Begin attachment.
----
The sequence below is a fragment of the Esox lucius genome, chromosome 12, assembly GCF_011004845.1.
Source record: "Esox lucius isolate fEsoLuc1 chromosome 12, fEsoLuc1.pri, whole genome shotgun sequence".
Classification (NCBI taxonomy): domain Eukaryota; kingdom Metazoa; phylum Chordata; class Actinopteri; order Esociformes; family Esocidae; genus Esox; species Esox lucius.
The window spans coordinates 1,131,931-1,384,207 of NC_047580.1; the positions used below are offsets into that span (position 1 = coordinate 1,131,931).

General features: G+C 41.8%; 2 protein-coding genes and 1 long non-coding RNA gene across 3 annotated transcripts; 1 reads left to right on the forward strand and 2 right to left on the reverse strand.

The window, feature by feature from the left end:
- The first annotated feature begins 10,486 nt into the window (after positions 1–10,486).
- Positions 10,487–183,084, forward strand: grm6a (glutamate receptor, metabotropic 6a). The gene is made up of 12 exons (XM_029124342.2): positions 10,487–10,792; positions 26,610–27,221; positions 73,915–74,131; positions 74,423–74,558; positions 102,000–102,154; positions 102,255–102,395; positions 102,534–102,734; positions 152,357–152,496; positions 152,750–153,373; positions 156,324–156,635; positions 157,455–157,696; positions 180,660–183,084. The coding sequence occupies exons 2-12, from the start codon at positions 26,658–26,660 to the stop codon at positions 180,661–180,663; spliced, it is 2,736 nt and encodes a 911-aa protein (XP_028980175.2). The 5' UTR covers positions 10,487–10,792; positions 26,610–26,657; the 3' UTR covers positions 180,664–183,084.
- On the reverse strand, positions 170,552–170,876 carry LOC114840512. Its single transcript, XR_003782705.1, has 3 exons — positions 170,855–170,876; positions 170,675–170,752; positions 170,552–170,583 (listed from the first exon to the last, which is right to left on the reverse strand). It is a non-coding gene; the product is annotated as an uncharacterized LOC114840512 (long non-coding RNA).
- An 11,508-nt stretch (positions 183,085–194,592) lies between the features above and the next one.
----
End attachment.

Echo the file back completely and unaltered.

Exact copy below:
The sequence below is a fragment of the Esox lucius genome, chromosome 12, assembly GCF_011004845.1.
Source record: "Esox lucius isolate fEsoLuc1 chromosome 12, fEsoLuc1.pri, whole genome shotgun sequence".
Classification (NCBI taxonomy): domain Eukaryota; kingdom Metazoa; phylum Chordata; class Actinopteri; order Esociformes; family Esocidae; genus Esox; species Esox lucius.
The window spans coordinates 1,131,931-1,384,207 of NC_047580.1; the positions used below are offsets into that span (position 1 = coordinate 1,131,931).

General features: G+C 41.8%; 2 protein-coding genes and 1 long non-coding RNA gene across 3 annotated transcripts; 1 reads left to right on the forward strand and 2 right to left on the reverse strand.

The window, feature by feature from the left end:
- The first annotated feature begins 10,486 nt into the window (after positions 1–10,486).
- Positions 10,487–183,084, forward strand: grm6a (glutamate receptor, metabotropic 6a). The gene is made up of 12 exons (XM_029124342.2): positions 10,487–10,792; positions 26,610–27,221; positions 73,915–74,131; positions 74,423–74,558; positions 102,000–102,154; positions 102,255–102,395; positions 102,534–102,734; positions 152,357–152,496; positions 152,750–153,373; positions 156,324–156,635; positions 157,455–157,696; positions 180,660–183,084. The coding sequence occupies exons 2-12, from the start codon at positions 26,658–26,660 to the stop codon at positions 180,661–180,663; spliced, it is 2,736 nt and encodes a 911-aa protein (XP_028980175.2). The 5' UTR covers positions 10,487–10,792; positions 26,610–26,657; the 3' UTR covers positions 180,664–183,084.
- On the reverse strand, positions 170,552–170,876 carry LOC114840512. Its single transcript, XR_003782705.1, has 3 exons — positions 170,855–170,876; positions 170,675–170,752; positions 170,552–170,583 (listed from the first exon to the last, which is right to left on the reverse strand). It is a non-coding gene; the product is annotated as an uncharacterized LOC114840512 (long non-coding RNA).
- An 11,508-nt stretch (positions 183,085–194,592) lies between the features above and the next one.